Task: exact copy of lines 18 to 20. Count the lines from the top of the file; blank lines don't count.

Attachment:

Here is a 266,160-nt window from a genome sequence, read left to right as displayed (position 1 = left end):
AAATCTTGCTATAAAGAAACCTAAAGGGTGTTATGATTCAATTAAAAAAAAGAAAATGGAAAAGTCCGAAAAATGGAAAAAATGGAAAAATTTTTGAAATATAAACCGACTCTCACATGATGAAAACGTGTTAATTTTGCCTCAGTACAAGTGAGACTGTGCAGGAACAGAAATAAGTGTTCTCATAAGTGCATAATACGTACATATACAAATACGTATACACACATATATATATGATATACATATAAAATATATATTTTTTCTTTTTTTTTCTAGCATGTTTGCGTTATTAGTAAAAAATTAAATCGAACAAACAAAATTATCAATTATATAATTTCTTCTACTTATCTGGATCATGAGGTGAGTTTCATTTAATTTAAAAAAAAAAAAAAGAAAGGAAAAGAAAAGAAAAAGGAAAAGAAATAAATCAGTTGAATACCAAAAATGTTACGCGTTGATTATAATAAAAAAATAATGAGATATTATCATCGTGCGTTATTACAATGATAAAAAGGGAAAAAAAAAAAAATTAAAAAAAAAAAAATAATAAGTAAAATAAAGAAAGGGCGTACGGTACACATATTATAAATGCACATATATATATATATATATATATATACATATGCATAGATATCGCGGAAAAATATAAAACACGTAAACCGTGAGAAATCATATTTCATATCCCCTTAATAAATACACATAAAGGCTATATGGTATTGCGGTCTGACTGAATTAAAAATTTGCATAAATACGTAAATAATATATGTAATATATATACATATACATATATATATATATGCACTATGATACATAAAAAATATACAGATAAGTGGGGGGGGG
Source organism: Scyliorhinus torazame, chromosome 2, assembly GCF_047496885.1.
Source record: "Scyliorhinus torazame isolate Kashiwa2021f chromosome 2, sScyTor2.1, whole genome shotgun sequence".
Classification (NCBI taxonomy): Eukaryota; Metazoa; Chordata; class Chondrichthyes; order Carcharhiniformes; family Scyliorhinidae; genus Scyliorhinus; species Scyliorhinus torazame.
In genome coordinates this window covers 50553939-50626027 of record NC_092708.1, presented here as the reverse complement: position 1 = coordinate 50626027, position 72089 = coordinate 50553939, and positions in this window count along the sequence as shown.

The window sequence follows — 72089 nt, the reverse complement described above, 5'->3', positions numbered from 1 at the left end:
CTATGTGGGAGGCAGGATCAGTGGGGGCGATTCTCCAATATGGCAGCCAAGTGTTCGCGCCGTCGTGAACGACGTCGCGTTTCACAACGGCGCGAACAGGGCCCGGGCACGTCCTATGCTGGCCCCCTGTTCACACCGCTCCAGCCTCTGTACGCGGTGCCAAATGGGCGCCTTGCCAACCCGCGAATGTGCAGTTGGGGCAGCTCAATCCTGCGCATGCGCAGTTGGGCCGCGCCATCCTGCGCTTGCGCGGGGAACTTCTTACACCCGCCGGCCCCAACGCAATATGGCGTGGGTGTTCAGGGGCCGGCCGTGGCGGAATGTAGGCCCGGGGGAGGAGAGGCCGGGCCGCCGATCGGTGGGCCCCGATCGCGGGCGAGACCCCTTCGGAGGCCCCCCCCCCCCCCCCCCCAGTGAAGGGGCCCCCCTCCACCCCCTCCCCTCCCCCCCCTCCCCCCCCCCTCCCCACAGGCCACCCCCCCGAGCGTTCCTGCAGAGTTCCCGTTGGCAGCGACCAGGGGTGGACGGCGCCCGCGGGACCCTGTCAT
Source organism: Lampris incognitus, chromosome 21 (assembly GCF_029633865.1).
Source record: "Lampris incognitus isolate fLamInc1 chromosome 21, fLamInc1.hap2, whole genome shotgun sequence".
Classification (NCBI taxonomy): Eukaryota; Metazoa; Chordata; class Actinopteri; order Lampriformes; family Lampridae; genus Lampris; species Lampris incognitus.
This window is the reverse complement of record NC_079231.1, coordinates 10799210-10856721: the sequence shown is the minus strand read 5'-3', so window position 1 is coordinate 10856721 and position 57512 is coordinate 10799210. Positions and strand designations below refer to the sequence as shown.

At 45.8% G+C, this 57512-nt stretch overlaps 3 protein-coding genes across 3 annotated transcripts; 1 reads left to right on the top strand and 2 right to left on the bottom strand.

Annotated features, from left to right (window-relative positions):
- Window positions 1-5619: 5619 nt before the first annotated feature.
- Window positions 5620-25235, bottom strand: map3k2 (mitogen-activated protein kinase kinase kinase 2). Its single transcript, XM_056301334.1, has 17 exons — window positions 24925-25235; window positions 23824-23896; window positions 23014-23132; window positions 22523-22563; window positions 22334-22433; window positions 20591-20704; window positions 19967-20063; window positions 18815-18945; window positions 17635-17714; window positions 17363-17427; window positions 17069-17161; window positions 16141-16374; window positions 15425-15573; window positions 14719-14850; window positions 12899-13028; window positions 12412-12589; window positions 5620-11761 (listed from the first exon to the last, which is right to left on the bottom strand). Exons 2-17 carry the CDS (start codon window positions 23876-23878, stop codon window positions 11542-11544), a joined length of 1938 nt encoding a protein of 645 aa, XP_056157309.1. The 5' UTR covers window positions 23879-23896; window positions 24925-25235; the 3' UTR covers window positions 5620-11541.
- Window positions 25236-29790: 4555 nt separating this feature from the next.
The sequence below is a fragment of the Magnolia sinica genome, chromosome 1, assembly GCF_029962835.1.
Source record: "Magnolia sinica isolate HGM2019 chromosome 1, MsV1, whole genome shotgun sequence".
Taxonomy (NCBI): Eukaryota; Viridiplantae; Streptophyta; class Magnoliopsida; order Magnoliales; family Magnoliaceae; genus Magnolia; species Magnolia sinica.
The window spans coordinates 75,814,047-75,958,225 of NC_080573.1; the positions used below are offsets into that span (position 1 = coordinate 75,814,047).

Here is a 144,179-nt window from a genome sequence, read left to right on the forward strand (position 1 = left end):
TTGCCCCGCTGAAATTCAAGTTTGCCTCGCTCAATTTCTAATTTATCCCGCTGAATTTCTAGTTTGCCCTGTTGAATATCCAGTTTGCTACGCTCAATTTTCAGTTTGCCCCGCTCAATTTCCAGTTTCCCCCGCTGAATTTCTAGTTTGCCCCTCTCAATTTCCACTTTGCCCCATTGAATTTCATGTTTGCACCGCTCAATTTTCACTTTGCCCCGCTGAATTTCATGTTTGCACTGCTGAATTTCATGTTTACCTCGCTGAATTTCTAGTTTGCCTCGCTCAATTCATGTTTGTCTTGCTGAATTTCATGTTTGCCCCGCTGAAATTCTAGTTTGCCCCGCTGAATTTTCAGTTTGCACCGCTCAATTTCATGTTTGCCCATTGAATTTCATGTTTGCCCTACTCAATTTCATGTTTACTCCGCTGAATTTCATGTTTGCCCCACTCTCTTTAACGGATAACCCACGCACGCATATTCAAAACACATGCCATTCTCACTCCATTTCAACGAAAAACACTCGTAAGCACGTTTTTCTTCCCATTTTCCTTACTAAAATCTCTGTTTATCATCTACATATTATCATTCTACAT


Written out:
The sequence below is a fragment of the Magnolia sinica genome, chromosome 1, assembly GCF_029962835.1.
Source record: "Magnolia sinica isolate HGM2019 chromosome 1, MsV1, whole genome shotgun sequence".
Taxonomy (NCBI): Eukaryota; Viridiplantae; Streptophyta; class Magnoliopsida; order Magnoliales; family Magnoliaceae; genus Magnolia; species Magnolia sinica.